Full disclosure folks – The Great Gatsby is a boring book.  Just an opinion, so feel free to disagree with me!  Before going to see the motion picture Gatsby, I did my homework and read the book.  A lot of us probably had to do a book report on this classic novel back in high school, but this one never hit my curriculum.  But in true Gatsby fashion, I figured I’d “re-live the past” and catch myself up.  A fairly quick read, The Great Gatsby on the surface is quite bland.  It’s one of those novels that has a lot of metaphorical significance and contextual relevance, but my sci-fi, action-adventure brain has been so thoroughly conditioned that I didn’t really take the time to contemplate and explore the deeper meaning in the text.  Again, feel free to bash my take on all this.  However… I think those of you who appreciate the novel may not want to slam me too hard after reading the rest of the review. Before reflection, let me lay out this film.  The Great Gatsby takes place in New York during the roaring 20’s.  Wall Street is kicking ass, flappers are rampant, the Charleston is poppin’, and cars have yet to be deemed classic (the film prominently displays all these things).  This story focuses on Nick Carraway and his most interesting summer spent in the company of some most interesting characters.  Nick (an aspiring writer) ends up landing a stock exchange job in New York.  He moves to Long Island (West Egg) where he finds a humble shack nestled between the big fancy mansions of the region.  His direct neighbor, in fact, owns the biggest most lavish mansion of all New York.  Enter Jay Gatsby, a man so wealthy he can afford to throw the most outrageous and extraordinary parties every weekend.  And he does just that!  As Nick eventually finds himself in the frequent company of Gatsby he learns that this riveting and charismatic man has a most interesting angle for living where he does and in the way he does.  And it all has something to do with Nick’s charming and gorgeous cousin, Daisy Buchanan who lives right across the Long Island bay in East Egg, with her not-so-loyal husband Tom.  The story unfolds to be one of forbidden romance and secrecy that ends in a way nobody ever thought possible. So how did this boring book pan out on the silver screen?  Quite spectacularly actually.  My impatient, uncreative man-brain wasn’t overly excited at the prospect of sitting through a two-and-a-half hour movie about a slow book that took me a day to read.  What did convince me to head to the theater were the fancy, shiny shots I’d been seeing in previews as well as the fact that it starred Leo (I love me some Leo).  As the film began I started to recall the details and sequence of events in the book.  I brought to mind the semantics and writing style of Fitzgerald.  In all honesty, I was completely prepared for a literary slaughter, thinking that the saving grace would be the glamour of the cinematography and Leo’s pearly smile.  I may not be an expert on literature, but at least I’d be able to tell if Hollywood screwed the pooch on this one.  Well let me tell you fellow Hushers, I was pleasantly and profoundly surprised at what I witnessed. Not only do the movie makers stay very true to the novel, they make it better!  While I have as creative an imagination as most, the Gatsby film team does a superb job of showcasing the shear lavish, flamboyancy and pizzazz that is the underlining theme of Gatsby.  From the fireworks, to the valley of ashes, to the characters and their brightly colored attire, it is all so in-your-face you can’t help but want more!  Direct quotes from the book are used often and are delivered perfectly.  That’s real acting at its finest, old sport!  What’s even more impressive is the pace of it all.  While my reading experience could be dubbed as “slow,” this movie surely cannot.  Scenes transition quickly, plot builds deliberately, it seems that the camera is always moving (but not in a Cloverfield – make you want to vomit kind of way) and it all works to keep the audience engaged.  The other piece that made this film better than the book is the soundtrack.  Above all other aspects of movie making I always, always say that music makes the movie.  The Great Gatsby was made by its music.  I mean these tracks are ON-POINT people.  With musical styling ranging from Kanye and Jay-Z to Lana Del Rey to Nero to Louis Armstrong.  It all embodied the times while simultaneously remains modern and new!  The first thing I did after leaving the theater was download the soundtrack. But every movie has its flaws, especially ones based on novels.  I do feel that as the movie progressed it got slower.  I was on such a high for the first 90 minutes that I expected the film to keep me there.  I was lifted back up in only a few notable moments throughout the last half.  A few small details were left out and one really big one! [SPOILER ALERT (kinda) – James Gatz (Gatsby) did indeed have living parents.  His father makes an appearance at the conclusion of the novel proving that Nick was in fact NOT the only person that cared for Gatsby. – END ALERT] In the big scheme of things, though, the highlights are greater than the downfalls.  Overall, this movie was great.  Of the movies that I’ve seen this year (most of them sub-par) it was refreshing to watch something so well executed and fashioned after a classic American novel.  I definitely have a greater appreciation for the book after having seen the movie.  Maybe that’s the genetics of my generation speaking for me, but I’m okay with that.  I think the moral of this review is “don’t judge a movie by its poster.”  Or maybe it’s “a book not enjoyed doesn’t make for a movie not loved,” …or something like that. Hush gives The Great Gatsby an 84/100.  If you’ve read the book, definitely check this one out.  If not, do your 10th grade homework that you’ve been putting off for 4 years and read the book.  Then go see the movie.  You’ll be happy you did.  Until next time Hushers!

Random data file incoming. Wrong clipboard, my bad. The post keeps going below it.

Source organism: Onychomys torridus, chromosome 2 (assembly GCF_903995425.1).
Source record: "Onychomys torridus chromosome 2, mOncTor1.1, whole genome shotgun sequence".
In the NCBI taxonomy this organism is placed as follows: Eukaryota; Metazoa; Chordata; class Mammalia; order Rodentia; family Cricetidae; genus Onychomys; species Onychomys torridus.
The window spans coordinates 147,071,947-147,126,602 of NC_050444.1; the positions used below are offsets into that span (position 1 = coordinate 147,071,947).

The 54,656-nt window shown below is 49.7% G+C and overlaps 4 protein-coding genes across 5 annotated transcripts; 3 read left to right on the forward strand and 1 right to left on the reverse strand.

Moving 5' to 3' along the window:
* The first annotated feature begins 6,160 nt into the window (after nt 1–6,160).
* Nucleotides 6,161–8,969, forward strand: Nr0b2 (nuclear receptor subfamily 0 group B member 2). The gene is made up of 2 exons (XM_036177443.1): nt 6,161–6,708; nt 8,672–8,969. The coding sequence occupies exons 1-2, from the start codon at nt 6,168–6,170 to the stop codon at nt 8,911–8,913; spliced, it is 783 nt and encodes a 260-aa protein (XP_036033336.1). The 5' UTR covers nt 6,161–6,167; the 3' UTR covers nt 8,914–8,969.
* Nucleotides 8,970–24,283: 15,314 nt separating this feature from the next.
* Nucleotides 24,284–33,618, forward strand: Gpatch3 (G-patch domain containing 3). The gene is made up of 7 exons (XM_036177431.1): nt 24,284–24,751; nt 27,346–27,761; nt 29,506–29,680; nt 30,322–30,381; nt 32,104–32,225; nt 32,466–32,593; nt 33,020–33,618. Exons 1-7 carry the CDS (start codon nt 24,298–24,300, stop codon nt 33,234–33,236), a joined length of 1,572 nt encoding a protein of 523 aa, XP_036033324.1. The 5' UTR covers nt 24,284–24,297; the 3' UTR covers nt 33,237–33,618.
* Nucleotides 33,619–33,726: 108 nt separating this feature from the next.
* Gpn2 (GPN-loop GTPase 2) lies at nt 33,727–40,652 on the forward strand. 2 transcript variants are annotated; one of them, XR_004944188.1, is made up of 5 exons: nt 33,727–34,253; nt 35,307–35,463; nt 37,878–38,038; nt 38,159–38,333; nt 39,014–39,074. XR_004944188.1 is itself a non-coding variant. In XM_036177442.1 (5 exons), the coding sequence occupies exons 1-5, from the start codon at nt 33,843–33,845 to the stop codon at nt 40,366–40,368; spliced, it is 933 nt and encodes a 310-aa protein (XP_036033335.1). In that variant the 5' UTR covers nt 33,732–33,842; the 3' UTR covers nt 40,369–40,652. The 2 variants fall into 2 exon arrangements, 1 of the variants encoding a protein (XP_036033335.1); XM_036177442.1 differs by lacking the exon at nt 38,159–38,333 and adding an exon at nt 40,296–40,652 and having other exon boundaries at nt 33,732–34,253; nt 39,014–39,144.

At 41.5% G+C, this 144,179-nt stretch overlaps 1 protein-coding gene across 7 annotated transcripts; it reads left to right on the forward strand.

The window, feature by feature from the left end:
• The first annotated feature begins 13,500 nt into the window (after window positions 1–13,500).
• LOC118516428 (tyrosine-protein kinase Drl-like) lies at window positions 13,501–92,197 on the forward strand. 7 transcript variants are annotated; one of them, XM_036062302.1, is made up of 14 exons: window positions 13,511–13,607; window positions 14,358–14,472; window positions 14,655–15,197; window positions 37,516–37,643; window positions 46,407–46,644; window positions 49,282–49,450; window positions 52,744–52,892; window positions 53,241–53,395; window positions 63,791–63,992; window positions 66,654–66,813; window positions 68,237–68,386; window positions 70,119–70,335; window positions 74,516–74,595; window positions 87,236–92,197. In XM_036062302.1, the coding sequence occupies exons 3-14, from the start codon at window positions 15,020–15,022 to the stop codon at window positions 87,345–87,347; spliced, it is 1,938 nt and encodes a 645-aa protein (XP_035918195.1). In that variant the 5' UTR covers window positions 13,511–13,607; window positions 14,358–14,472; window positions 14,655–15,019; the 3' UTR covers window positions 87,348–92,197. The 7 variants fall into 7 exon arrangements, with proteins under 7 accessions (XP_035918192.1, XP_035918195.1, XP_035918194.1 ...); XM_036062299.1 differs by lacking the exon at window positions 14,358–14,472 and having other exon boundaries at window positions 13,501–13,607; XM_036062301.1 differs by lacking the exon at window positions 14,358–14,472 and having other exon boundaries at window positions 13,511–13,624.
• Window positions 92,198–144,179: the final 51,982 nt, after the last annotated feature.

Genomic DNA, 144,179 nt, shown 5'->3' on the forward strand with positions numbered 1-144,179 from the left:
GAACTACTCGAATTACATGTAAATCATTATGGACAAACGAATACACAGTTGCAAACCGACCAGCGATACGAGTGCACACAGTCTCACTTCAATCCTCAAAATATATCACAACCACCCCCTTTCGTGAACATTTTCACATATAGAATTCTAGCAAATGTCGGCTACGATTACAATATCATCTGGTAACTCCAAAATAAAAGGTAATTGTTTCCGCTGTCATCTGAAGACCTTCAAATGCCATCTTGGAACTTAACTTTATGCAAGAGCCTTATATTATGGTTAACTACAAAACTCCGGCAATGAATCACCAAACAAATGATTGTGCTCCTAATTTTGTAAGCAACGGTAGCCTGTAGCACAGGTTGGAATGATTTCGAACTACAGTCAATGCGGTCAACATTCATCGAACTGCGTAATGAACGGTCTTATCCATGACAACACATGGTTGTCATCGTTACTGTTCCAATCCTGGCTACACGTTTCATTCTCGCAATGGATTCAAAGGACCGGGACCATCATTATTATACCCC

written by Taylor Lowe